Revisiting “the cradle of cricket”

England will play three Tests in the space of 21 days when the international season gets under way in July. The series against West Indies will begin on July 8 at the Ageas Bowl, Southampton, Hampshire.


The choice of venue for the first live cricket match on UK soil this year is one of those accidental twists of fate, that once again turns the spotlight onto Hampshire: the so-called “cradle of cricket”


One of England’s most powerful and foremost cricket clubs, Hambledon Cricket Club, was founded in the 1750s and was instrumental in helping to develop many of the early rules of the game before the cricketing world’s focus switched to Lord’s at the end of the 18th century.


Former England international David Gower wrote in his foreword to Hambledon: The Biography of a Hampshire Villagethat it was this village club from the late 18th century that ‘raised cricket from a sport to an art’ – at a time when the Bat and Ball Inn, run by the legendary cricketer and landlord Richard Nyren, stood at the centre of the cricketing universe.


Matches were played on Broadhalfpenny Down which, at that time, also doubled as the village’s sheep common. The adjacent inn became the team’s clubhouse.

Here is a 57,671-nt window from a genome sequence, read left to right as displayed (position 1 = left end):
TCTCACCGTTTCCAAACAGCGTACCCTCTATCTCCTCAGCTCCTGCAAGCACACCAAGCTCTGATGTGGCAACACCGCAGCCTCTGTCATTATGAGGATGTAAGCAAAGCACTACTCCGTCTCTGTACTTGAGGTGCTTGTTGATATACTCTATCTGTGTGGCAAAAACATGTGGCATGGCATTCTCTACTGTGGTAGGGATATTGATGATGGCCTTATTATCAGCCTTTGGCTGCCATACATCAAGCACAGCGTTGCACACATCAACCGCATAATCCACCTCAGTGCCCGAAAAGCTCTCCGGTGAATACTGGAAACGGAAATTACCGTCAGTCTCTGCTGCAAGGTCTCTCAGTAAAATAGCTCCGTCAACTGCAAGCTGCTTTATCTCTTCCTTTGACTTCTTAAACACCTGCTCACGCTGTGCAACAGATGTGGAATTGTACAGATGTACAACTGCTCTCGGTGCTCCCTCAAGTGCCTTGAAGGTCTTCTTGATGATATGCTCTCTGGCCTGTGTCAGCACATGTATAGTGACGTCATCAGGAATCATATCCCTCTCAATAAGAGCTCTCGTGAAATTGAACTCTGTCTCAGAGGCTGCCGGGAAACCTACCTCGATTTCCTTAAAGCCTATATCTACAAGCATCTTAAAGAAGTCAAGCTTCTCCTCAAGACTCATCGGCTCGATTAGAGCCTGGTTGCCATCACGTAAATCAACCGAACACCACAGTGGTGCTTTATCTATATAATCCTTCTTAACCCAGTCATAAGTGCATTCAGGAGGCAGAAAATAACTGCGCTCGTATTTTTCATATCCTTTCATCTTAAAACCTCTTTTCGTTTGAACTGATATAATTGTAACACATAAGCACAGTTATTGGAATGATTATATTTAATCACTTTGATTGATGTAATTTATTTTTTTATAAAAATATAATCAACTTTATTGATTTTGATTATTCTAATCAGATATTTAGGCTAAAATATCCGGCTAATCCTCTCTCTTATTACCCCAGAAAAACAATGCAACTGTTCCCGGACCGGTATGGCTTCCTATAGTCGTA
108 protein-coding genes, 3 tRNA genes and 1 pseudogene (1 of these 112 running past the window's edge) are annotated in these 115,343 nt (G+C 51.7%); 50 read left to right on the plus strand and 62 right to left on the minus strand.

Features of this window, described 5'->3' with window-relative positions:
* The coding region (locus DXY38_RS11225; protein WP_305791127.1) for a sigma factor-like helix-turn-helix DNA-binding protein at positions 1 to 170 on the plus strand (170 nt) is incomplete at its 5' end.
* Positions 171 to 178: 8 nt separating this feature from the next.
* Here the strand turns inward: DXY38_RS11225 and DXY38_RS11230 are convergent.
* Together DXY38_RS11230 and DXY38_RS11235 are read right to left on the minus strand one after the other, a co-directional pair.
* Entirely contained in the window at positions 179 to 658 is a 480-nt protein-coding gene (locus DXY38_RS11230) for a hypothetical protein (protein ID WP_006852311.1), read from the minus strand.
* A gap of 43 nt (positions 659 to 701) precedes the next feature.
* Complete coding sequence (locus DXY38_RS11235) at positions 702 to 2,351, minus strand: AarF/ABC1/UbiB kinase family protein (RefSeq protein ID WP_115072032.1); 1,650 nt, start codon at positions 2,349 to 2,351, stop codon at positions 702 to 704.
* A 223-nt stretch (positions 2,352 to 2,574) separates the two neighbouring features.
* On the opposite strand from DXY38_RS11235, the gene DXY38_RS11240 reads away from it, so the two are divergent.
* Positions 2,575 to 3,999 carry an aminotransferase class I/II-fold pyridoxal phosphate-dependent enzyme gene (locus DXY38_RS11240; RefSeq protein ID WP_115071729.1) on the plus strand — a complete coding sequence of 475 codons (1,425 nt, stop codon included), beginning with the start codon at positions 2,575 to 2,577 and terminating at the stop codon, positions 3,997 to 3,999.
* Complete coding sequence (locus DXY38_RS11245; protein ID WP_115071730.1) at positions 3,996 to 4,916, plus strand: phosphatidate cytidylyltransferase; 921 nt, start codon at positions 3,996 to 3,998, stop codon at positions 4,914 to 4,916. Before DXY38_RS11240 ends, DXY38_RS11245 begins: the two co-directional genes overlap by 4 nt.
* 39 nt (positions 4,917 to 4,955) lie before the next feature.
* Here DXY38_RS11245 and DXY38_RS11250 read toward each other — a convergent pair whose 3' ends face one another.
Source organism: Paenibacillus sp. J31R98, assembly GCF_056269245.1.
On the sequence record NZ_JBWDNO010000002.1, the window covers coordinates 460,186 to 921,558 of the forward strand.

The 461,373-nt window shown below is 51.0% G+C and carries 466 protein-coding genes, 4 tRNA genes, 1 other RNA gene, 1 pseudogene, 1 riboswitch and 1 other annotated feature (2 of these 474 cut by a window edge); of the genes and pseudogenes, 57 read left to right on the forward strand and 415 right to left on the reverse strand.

The link between pub and club was more than pure coincidence, however.  During Hambledon’s heyday, cricket was linked closely to gambling – not to mention the consumption of large quantities of wine, port and sherry.


The club captured the headlines and the imagination of the public during the 18thcentury, to a point where it was able to influence, and even change, the laws of the game.


In 1771 for instance, one opposition cricketer, Shock White, played with a bat wider than the wicket.  Within two days Hambledon had not only changed the rules for the maximum width of a bat, but had even produced a metal gauge to help enforce it.


There were other important and influential cricket clubs, but none were so well documented. And what iscertain is that for two or three decades, a small Hampshire village at the heart of the cricketing world, managed to establish itself as the cradle of the sport.


Broadhalfpenny Down is the location for a stone memorial to the famous Hambledon Club…


And, under normal conditions, visitors would be able to call into the Bat & Ball Inn for a pint of ale, and something to eat. (One of the most famous pubs in the world, when open, it’s also an unofficial museum to the history of the sport).


Hampshire’s historic links with cricket don’t end there, however. Thomas Lord, who was the founder of The MCC at St John’s Wood, is buried in the West Meon Church graveyard in Hampshire, where the village pub – the Thomas Lord – is named after him.


Tucked deep in the South Downs, Hambledon is well located for walks, and cycling through the country lanes. It has also been home, since 1952, of the multi-award-winning Hambledon Vineyard.


And it was here, in 2015, that the French were knocked for six when Hambledon Vineyard’s sparkling wine was declared better than any champagne in a blind tasting initiated by Noble Rotmagazine.  Howzat!


[This feature was prepared for VisitHampshire:].